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Why Strategic Churn Is Good for Your Bottom Line

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If you have a subscription-based business, a concept that may seem counterintuitive at first glance is strategic churn. Losing hard-won customers is something that we try to avoid at all costs. Yet, for many savvy subscription leaders, strategic churn, or the intentional loss of poor-fit subscribers who drag down overall customer satisfaction, gross margins, and product development velocity, has become a crucial strategy for increasing the bottom line and ensuring long-term viability in a market that’s undergone a whiplash-level pivot from growth at all costs to growing efficiently.

According to recent data from Chargebee’s 2024 State of Subscriptions and Revenue Growth report, a staggering 73% of subscription businesses are raising prices in 2024—a significant uptick from the previous year’s 62%. What’s more intriguing is the willingness of these businesses to accept substantial churn rates of 20% or more of their customer base in pursuit of greater profitability and sustainability. But done right, this strategy of increasing prices, ideally in conjunction with releasing product and service enhancements that appeal to the core loyalists who are willing to pay more for a more valuable service, helps separate the wheat from the chaff. 

Higher paying customers drive higher annual recurring revenue (ARR) per customer, higher customer lifetime value (CLV), and are stickier with more predictable retention rates. Alternatively, price-sensitive customers who are less willing to pay are often those who submit a disproportionately high number of support cases, request expensive returns or process chargebacks, are more prone to posting negative reviews online, and have a higher propensity to voluntarily cancel (“strategic churn”).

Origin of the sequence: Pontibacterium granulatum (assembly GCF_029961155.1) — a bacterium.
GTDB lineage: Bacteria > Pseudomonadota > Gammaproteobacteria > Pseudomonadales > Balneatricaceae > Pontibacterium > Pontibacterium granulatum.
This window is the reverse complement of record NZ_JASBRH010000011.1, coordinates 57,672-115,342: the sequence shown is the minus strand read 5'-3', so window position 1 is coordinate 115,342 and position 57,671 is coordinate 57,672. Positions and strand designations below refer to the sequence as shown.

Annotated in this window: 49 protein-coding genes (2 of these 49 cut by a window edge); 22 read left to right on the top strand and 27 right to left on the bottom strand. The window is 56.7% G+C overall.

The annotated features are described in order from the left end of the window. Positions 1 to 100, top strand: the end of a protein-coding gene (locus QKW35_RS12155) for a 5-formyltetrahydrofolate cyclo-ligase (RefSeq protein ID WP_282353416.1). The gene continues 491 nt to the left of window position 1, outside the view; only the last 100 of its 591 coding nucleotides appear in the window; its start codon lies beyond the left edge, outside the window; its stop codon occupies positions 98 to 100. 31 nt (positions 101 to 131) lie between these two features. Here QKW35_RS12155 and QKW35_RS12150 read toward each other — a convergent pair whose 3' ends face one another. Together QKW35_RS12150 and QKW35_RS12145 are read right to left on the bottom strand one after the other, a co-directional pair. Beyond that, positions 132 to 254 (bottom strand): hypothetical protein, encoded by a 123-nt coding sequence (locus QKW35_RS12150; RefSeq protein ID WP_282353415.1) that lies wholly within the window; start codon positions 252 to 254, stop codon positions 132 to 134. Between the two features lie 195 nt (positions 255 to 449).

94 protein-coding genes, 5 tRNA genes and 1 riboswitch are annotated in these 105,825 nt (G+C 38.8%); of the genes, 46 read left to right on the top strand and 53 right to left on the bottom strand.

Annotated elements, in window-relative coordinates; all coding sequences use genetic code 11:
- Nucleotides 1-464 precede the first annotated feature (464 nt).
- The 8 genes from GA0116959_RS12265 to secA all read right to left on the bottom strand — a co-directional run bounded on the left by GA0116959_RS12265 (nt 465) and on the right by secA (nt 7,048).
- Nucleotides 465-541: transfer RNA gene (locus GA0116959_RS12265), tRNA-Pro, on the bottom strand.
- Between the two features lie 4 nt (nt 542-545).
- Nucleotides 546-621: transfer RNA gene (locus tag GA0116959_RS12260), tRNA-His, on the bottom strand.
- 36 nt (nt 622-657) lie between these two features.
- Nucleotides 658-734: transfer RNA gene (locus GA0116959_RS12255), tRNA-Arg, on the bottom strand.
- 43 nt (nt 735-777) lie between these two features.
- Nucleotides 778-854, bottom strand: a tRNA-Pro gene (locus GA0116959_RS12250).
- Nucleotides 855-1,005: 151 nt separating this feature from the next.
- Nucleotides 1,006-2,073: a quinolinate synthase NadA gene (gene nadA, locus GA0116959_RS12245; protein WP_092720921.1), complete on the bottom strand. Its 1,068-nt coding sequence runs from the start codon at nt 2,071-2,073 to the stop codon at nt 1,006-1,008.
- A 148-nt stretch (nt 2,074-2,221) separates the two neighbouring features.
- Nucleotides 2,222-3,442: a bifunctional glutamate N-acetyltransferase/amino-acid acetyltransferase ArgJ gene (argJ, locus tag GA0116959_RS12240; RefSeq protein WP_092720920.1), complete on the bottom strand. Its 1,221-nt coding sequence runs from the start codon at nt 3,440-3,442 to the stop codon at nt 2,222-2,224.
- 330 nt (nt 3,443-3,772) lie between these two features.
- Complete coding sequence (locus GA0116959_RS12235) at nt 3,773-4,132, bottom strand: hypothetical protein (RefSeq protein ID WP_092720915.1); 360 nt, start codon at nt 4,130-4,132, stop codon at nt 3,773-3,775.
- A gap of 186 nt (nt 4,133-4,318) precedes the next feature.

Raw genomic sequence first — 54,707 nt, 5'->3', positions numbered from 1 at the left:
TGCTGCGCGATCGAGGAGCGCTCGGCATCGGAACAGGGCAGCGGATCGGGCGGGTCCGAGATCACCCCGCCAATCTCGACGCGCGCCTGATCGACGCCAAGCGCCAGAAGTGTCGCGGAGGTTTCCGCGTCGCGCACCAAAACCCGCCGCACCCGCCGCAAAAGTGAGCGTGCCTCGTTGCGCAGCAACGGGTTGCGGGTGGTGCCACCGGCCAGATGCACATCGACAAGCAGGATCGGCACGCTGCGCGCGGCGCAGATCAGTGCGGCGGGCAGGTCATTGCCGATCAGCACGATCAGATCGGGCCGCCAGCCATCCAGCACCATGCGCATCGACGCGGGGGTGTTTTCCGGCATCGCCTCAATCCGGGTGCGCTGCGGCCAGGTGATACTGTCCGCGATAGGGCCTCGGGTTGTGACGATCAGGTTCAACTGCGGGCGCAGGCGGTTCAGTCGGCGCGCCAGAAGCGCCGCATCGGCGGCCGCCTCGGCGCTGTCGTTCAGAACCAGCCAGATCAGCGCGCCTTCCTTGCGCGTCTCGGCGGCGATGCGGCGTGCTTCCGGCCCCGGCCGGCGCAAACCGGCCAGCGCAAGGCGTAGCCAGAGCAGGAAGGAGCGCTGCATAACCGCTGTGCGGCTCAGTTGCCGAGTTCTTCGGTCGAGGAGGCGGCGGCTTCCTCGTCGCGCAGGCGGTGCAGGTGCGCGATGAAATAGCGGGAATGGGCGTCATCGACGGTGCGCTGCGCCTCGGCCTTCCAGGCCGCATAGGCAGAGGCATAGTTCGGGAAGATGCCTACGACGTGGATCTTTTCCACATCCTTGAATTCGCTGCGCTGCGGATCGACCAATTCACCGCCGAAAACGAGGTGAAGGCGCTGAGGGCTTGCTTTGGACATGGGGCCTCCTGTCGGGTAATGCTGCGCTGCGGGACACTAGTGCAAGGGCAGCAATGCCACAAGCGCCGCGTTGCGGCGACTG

In my recent discussions with B2B and B2C subscription growth leaders, we’ve discussed the rationale behind embracing strategic churn at length. Across industries, from SaaS platforms to content streaming services, the consensus is clear: sacrificing short-term numbers for long-term gains is a strategic opportunity.

Let’s look at why strategic churn is emerging as a powerful tactic for subscription companies to optimize customer lifetime value (CLTV), drive net revenue retention (NRR), and achieve positive cash flow, all while fostering deeper relationships with their most valuable customers.

Prioritizing value over volume

One of the fundamental principles driving strategic churn is the recognition that not all customers are created equal. While acquiring new customers is essential for growth, retaining those who value your product or service is equally—if not more—important. By focusing on quality over quantity, subscription companies can tailor their offerings to cater to the needs of their most loyal and high-value customers.

Some butter is better than no butter

Butternut Box, a leading UK-based fresh dog food subscription box, recently experienced strategic churn when it decided to make a calculated bet on raising prices in three step-up phases between 2022 and 2023. The decision to raise prices was motivated by a variety of factors ranging from a 30-40% increase in the cost of lamb and beef to supply chain challenges due to new factory construction and the need to become profitable as a company. It used the pricing changes to shift into a value-based pricing model from its previous cost-plus model and worked with third-party pricing consultants to run surveys to develop psychological price barriers. The company then rolled out its pricing increases in phases, beginning with new customers and continuing with existing customers.